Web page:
essay

Minimal politics: the political organization of the Hadza of north Tanzania

politics in leadership: a comparative perspectiveOxford • Published In 1979 • Pages: 244-266

By: Woodburn, James.

Abstract
The Hadza live in small nomadic bands characterized by frequent changes in the number and composition of members. This document identifies two of the most important conditions that enable this flexibility. First, the Hadza live in an area that is unsuitable for farming and herding, but rich in game and edible tubers and fruits. These resources are easy to acquire individually, with minimal assistance from others. Second, Hadza society lacks concepts of property rights, binding kinship ties, or other enduring mechanisms for enforcing mutual help and cooperation among individuals. As a consequence, individuals are weakly committed to other band members, if not to other members of a household.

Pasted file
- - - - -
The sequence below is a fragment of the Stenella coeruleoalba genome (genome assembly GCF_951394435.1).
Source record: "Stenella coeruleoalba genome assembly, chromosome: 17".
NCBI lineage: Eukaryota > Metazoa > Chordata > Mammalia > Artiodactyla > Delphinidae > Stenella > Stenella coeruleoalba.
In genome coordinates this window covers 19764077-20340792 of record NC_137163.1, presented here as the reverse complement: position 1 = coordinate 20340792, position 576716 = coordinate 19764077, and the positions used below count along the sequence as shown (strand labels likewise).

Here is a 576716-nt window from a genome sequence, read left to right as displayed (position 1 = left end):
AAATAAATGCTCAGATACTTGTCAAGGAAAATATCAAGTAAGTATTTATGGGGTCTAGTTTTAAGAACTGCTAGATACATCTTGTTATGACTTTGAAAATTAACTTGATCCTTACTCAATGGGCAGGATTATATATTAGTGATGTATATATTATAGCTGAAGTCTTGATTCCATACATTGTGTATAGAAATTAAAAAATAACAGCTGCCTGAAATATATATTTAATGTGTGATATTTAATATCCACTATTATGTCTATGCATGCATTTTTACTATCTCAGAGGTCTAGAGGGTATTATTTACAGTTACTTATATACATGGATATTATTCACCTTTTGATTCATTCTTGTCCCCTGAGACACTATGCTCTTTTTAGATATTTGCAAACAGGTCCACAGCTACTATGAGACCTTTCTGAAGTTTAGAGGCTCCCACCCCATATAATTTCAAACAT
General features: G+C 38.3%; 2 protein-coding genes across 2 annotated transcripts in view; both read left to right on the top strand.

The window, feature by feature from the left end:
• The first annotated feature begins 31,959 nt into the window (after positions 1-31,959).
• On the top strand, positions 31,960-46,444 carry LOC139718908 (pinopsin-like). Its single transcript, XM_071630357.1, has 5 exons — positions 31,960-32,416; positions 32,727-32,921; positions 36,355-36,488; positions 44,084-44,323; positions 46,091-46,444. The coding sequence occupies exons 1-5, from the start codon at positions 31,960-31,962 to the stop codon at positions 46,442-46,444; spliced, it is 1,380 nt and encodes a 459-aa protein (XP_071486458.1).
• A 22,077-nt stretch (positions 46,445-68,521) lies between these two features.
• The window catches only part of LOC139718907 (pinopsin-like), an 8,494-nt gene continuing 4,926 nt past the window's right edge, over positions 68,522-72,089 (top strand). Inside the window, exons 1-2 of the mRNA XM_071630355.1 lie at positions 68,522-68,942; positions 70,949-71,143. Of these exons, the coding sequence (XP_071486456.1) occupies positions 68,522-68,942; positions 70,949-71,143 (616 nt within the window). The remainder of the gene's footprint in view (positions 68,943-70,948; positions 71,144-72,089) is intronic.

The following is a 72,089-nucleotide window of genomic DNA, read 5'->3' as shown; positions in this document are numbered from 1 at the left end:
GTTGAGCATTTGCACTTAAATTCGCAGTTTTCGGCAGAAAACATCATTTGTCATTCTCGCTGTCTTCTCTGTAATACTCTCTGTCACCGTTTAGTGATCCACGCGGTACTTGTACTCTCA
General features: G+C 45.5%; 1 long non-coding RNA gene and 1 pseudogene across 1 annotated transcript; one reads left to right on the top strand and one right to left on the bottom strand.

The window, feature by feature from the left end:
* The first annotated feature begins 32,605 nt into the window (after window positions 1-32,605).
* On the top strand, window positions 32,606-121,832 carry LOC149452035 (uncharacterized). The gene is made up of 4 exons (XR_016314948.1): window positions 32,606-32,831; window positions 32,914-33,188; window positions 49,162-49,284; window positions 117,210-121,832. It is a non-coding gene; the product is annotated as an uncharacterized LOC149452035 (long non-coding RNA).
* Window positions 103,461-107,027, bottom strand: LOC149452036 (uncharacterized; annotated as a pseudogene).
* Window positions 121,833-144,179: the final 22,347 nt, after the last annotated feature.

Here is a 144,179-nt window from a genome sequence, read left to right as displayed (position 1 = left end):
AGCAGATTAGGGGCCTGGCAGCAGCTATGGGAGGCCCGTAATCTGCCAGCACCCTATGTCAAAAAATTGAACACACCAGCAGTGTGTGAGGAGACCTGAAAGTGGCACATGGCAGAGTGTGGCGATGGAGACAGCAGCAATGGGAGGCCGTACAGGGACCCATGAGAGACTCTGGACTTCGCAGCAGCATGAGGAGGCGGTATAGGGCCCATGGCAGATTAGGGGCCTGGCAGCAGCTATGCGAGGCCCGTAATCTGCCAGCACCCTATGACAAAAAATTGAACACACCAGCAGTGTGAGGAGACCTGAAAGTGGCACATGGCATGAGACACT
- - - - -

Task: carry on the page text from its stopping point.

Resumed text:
Subjects
Community structure
Settlement patterns
Kin relationships
Social relationships and groups
Annual cycle
Hunting and trapping
Collecting
Diet
Eating
Real property
Social relationships and groups
Community heads
Ingroup antagonisms
Social control
culture
Hadza
HRAF PubDate
2019
Region
Africa
Sub Region
Eastern Africa
Document Type
essay
Evaluation
Anthropologist-5
Analyst
Teferi Abate Adem; 2018
Coverage Date
1900-1960
Coverage Place
eastern and southern Lake Eyasi area, Tanzania
Notes
James Woodburn
Includes bibliographical references (p. 265-266)
LCCN
78041116
LCSH
Hatsa (African people)